Marine Le Pen at a campaign event for the European elections in Marseille, March 2024.Shutterstock

Rural unease has helped anti-establishment parties capture voters who feel forgotten by decision-makers at home and in Brussels. Alternative for Germany (AfD), another Eurosceptic, anti-immigration party, is tipped to make gains in June’s parliamentary elections. It has won nationwide support but no more so than in Görlitz, a rural district near the Polish border renowned for its gothic and baroque architecture, where it received 32.5 per cent of votes - its highest margin in the 2021 federal elections.

Frank Seibel, a former newspaper reporter who now runs a synagogue-turned culture centre in Görlitz, says AfD has harnessed local dissatisfaction with authorities. “There is this perception that there are people sitting in Berlin who decide something that has influence on my everyday life and who have absolutely no idea of how I live here and what is important to me. I think that certainly plays a role,” he says.

AfD’s broad support is "a colourful mix, partly protest, partly concrete things that have frustrated citizens over the decades," says Octavian Ursu, a classical musician-turned-politician who has been mayor for almost five years. As elsewhere, bureaucracy and public service issues were factors. Ursu, who was born in Romania, cites the unfinished motorway and an un-electrified railway line as examples why residents "don't get the feeling that there is really the will to finalise these transport connections".
Görlitz, a rural district near the Polish border renowned for its gothic and baroque architecture. All credit: Investigate Europe

AfD won 36 per cent of votes in the district in the 2021 federal elections.

Far-right surges are happening in Austria, Belgium, Czech Republic, Hungary, Sweden and across the EU. A pivotal moment came in 2022 with Giorgia Meloni’s election as Italy’s first far-right premier since the second world war. Her Brothers of Italy party succeeded in garnering huge support, thanks largely to strong anti-migration policies and Meloni’s own anti-establishment appeal.

The northern municipality of Verona gave almost 30 per cent of its votes to Meloni, and in the town of Salizzole the figure was almost 50 per cent - a national high. A small, ageing town centred around a 12th-century castle, Salizzole has voted far-right for decades.

In 2022 support stemmed from familiar concerns around immigration and the area’s perceived long-term decline. The closure of its furniture factories has left an economy largely dependent on tobacco, rice and vegetable production - and increasingly migrant workers. “Young people are no longer willing to do certain jobs, so foreigners are indispensable … many work hard, others do not work and are maintained by the Italian state, and this is not good,” says Filippo Scioni, a former councillor in Salizzole.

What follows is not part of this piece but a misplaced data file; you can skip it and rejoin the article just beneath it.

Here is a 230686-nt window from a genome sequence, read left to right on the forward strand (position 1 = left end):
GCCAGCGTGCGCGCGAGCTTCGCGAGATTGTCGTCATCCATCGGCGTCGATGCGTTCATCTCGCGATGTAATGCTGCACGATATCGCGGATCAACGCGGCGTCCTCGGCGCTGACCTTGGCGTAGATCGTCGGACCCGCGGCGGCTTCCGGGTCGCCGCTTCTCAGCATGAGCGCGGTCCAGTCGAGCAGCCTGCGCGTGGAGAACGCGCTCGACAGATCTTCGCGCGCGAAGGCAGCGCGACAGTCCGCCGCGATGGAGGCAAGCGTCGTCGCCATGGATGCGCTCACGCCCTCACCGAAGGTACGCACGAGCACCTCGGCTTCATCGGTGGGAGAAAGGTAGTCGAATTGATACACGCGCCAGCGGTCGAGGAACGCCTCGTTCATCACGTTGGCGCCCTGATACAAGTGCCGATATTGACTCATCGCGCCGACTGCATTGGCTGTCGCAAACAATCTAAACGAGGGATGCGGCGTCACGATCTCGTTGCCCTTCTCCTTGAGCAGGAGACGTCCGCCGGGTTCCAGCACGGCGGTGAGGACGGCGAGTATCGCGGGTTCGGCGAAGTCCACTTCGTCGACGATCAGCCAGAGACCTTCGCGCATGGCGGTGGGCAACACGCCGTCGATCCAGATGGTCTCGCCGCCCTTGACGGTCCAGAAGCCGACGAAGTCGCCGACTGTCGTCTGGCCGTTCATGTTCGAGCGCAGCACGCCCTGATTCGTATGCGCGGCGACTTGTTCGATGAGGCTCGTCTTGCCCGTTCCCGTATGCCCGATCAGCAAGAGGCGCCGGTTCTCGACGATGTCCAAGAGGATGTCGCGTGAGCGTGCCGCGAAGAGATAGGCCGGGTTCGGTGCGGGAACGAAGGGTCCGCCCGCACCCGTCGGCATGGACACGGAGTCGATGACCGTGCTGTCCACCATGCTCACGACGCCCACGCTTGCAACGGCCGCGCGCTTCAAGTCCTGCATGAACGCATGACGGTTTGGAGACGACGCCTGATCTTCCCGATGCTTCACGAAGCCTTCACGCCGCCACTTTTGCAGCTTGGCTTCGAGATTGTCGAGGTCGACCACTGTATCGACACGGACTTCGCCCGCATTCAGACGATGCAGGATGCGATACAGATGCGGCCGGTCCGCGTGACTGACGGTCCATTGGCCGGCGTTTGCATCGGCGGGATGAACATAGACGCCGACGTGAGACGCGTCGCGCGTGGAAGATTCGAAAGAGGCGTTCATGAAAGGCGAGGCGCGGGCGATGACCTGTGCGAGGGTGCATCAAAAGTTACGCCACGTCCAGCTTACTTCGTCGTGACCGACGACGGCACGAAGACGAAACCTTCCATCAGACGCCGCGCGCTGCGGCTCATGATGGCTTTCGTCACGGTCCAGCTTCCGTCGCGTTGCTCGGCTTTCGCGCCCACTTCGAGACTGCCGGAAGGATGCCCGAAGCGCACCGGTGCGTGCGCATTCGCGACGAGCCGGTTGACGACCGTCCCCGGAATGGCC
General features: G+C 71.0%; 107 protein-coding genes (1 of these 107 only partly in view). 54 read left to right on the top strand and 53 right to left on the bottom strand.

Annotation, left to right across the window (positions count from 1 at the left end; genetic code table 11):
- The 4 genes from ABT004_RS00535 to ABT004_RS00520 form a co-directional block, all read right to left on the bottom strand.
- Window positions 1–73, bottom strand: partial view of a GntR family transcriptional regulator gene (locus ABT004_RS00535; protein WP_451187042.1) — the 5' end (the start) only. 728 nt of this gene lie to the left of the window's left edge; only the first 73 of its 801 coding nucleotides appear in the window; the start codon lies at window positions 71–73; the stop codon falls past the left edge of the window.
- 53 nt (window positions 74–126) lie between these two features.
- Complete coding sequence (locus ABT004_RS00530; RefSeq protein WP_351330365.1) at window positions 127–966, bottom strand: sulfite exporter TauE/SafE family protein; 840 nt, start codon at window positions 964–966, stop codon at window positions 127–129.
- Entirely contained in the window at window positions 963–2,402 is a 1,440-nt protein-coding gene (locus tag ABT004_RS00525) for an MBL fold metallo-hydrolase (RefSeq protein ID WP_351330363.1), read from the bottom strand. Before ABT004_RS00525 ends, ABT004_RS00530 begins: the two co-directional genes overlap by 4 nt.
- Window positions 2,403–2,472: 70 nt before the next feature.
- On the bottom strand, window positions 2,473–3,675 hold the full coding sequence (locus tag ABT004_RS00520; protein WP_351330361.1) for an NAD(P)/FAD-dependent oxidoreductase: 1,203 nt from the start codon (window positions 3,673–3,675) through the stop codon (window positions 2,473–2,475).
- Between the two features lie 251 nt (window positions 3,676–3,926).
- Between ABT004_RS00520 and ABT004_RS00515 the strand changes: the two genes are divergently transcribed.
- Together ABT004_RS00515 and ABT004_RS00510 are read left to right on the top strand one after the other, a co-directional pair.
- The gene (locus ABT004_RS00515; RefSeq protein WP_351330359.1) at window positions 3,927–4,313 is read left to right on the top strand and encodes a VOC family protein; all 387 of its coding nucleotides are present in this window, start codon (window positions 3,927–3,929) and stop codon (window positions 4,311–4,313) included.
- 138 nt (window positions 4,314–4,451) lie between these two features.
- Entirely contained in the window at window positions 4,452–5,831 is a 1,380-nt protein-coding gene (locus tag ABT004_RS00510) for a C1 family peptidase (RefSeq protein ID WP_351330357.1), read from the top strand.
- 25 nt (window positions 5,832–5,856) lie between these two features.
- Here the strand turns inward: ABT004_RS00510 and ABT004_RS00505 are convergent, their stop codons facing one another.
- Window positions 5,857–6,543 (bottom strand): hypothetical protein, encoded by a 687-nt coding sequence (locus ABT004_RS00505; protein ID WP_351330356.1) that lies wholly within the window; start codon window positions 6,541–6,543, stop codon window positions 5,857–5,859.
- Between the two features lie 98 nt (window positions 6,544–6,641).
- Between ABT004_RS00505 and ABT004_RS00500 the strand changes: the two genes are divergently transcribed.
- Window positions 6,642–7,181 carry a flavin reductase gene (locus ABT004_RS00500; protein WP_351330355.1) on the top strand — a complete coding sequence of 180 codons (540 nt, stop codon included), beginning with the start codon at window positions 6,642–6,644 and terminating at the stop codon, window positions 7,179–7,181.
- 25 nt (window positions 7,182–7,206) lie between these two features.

The small town of Salizzole, Verona. All credit: Investigate Europe

Filippo Scioni, a former councillor in Salizzole.

Andrea Castagna, a regional president of the National Partisans’ Organisation (Anpi).

Almost 50 per cent of residents in Salizzole voted for Brothers of Italy.

The backing for Brothers of Italy, which has roots in neo-fascism (Meloni herself was a MSI Youth activist), is striking in an area with its own long history of emigration. Thousands of Venetians migrated to South America in the 19th century to escape desperate poverty. While the region is now largely affluent, the ever-powerful forces of globalisation have raised fears that a new wave of economic deprivation could be around the corner.

Andrea Castagna, a regional president of the National Partisans’ Organisation (Anpi), thinks such concerns are part of the reason why voters “seek security and stability in the narrative of the extreme right”.

Meloni’s success in a place whose history has been shaped by Nazi occupation and the huge resistance movement that followed is a sad reality for Castagna. "The far-right wins because memory is fading", he says, showing the military valour medal for liberation awarded to Vestenanova, a small mountain town in the Verona area. "You should know that in this town, razed to the ground twice by the Nazi fascists, in the last election Brothers of Italy took the most percentage votes in Italy, second only to Salizzole.”

For Debora, who owns a stationary shop in Salizzole, the reason she voted for Meloni is simple. “Honestly, I don't know why I voted for Brothers of Italy. All I can tell you is that I eat with my right hand, I write with my right hand, and in this area, we have always voted right.”

Additional reporting by Nico Schmidt.
Editor: Chris Matthews